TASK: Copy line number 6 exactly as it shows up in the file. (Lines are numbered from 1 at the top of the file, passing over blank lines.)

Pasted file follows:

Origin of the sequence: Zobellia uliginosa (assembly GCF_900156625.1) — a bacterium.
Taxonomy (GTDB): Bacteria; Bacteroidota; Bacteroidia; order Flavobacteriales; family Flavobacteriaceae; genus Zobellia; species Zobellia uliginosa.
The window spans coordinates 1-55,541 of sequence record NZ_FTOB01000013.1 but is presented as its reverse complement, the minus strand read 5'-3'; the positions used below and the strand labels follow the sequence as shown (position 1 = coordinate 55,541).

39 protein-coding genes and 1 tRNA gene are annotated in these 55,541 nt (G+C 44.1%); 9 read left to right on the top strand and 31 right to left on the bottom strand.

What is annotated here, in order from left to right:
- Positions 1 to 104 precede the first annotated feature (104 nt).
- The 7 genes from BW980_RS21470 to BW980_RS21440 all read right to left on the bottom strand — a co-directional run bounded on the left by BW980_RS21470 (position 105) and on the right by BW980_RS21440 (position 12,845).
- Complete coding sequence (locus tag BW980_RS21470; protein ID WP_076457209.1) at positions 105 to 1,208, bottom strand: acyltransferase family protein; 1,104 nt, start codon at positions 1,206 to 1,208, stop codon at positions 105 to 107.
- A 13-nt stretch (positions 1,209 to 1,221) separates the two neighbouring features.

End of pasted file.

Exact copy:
- Positions 1 to 104 precede the first annotated feature (104 nt).